Thursday, November 26, 2009

Dubai Debt Concerns Trigger Spikes in Foreign Volatility Indices

With the S&P 500 and NASDAQ futures both down approximately 3% as I type this on concerns about the ability of Dubai World to repay some $59 billion in debt, tomorrow’s half day session is likely to be ugly and volatile. In a vacuum, this type of event would be concerning, but not likely to cause panic. With the emotional scars of the financial crisis still looming large in the memories of investors (i.e., Availability Bias and Disaster Imprinting), I would not be surprised to see an overreaction in the markets tomorrow.

On average, a 3% drop in the SPX yields a spike of about 12.6% in the VIX. Yesterday the Dow Jones STOXX 50 index of European companies fell 3.36%, yet the VSTOXX, (the corresponding volatility index, which is similar to a pan-European VIX) spiked 28.16%.

For the record, a 28.16% increase in the VIX would put it at 26.25.

With the shortened trading session tomorrow providing below average liquidity and investors having an entire weekend to fret about possible contagion or additional cockroaches suddenly appearing, I am predicting a wild ride.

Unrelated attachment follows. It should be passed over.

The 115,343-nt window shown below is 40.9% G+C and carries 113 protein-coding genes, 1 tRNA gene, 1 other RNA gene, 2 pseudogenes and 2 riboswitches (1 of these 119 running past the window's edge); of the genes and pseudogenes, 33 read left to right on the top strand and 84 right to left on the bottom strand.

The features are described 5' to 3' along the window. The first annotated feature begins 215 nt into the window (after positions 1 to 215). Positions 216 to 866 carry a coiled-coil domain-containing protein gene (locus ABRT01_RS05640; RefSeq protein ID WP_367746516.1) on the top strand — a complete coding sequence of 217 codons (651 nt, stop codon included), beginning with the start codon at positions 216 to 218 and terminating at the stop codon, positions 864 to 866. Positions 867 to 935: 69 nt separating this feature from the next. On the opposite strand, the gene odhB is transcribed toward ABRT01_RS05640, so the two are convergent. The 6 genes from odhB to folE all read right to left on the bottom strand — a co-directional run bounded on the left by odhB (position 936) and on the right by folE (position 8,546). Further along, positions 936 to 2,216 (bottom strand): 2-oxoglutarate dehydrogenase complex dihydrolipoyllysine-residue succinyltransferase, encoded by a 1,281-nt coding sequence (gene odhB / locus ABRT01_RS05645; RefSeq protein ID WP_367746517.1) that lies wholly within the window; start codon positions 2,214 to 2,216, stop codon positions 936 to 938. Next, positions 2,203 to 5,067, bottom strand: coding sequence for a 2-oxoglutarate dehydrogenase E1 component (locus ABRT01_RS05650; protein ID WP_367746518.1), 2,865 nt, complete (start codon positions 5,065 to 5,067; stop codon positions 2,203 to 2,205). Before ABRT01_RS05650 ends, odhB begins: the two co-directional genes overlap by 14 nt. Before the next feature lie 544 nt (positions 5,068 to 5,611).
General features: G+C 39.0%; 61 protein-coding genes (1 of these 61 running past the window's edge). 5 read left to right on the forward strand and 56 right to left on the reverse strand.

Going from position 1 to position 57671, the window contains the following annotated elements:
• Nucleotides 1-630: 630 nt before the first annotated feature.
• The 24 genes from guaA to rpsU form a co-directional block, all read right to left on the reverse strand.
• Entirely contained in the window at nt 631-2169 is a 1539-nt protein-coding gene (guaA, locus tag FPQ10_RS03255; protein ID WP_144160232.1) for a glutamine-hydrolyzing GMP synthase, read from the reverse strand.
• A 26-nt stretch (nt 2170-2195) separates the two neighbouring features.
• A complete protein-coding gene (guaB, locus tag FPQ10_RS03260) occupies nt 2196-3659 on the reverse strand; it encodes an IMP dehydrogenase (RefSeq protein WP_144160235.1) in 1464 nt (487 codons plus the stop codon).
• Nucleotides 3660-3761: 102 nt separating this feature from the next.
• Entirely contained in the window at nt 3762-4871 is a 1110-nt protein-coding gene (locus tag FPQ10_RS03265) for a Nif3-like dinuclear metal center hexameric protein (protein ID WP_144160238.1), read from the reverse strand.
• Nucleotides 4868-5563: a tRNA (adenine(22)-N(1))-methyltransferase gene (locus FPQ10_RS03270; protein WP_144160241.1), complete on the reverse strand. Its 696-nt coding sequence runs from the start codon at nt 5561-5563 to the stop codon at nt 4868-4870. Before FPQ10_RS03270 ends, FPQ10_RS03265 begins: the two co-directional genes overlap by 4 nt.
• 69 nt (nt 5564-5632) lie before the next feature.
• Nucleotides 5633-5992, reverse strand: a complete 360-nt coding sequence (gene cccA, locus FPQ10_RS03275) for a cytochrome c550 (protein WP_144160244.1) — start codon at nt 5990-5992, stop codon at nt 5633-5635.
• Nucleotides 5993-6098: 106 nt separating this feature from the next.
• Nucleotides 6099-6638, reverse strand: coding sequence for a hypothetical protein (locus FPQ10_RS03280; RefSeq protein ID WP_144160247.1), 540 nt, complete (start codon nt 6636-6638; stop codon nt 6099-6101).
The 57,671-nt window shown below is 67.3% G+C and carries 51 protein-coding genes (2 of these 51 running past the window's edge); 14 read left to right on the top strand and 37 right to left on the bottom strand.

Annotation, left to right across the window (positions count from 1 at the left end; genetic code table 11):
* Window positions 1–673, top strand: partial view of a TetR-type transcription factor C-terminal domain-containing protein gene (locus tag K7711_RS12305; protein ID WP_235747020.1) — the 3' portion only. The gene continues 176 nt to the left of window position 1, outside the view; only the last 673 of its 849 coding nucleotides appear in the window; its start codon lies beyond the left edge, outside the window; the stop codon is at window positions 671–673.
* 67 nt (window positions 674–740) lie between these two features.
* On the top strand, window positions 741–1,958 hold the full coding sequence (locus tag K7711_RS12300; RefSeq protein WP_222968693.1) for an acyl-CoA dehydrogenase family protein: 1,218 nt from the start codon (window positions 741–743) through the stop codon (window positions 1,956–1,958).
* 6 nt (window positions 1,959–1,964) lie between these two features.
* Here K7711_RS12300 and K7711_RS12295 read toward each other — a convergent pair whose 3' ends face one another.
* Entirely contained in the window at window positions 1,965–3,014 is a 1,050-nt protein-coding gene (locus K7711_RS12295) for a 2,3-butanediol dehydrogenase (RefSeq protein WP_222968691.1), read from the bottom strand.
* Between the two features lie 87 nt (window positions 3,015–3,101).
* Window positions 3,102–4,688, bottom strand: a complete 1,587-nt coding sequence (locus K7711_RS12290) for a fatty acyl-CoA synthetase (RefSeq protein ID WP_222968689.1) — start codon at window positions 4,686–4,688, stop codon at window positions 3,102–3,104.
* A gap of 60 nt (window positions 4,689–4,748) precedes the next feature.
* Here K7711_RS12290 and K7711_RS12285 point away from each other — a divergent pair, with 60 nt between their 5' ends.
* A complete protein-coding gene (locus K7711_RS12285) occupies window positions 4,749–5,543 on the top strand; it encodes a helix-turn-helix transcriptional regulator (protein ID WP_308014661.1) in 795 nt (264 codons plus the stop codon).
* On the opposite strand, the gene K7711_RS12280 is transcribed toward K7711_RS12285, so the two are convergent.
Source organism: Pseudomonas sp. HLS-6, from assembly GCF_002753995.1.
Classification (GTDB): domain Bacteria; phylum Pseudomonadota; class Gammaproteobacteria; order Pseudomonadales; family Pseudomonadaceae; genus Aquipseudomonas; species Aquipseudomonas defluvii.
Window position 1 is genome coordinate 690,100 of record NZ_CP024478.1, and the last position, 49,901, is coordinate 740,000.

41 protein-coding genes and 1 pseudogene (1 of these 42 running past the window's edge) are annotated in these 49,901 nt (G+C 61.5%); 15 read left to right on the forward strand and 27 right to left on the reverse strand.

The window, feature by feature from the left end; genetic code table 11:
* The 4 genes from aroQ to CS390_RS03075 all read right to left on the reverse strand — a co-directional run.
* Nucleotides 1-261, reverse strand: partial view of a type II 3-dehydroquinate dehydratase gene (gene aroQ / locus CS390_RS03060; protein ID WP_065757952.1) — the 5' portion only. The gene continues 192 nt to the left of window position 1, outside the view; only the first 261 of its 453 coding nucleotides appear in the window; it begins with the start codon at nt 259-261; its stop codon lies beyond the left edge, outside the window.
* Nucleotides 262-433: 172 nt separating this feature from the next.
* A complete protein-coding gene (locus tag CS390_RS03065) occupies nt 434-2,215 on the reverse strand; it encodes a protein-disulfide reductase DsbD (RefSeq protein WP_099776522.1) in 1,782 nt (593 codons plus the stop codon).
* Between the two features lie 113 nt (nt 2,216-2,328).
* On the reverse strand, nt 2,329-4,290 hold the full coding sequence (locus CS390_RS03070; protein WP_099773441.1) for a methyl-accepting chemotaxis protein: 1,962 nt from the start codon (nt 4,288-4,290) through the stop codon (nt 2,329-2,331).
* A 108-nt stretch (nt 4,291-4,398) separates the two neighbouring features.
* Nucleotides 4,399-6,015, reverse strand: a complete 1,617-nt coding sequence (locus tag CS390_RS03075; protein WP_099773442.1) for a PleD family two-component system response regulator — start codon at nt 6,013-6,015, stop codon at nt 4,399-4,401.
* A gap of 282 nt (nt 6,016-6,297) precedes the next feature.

My general approach to events like this one is to try to fade the VIX spike as it shows signs of having topped, but there are frequently multiple spikes to contend with in these types of scenarios.

I will do the best I can to provide some commentary and analysis as the events of the Dubai World debt problems unfold.

In the interim, readers who are interested in previous posts on related subjects, readers are encouraged to check out:

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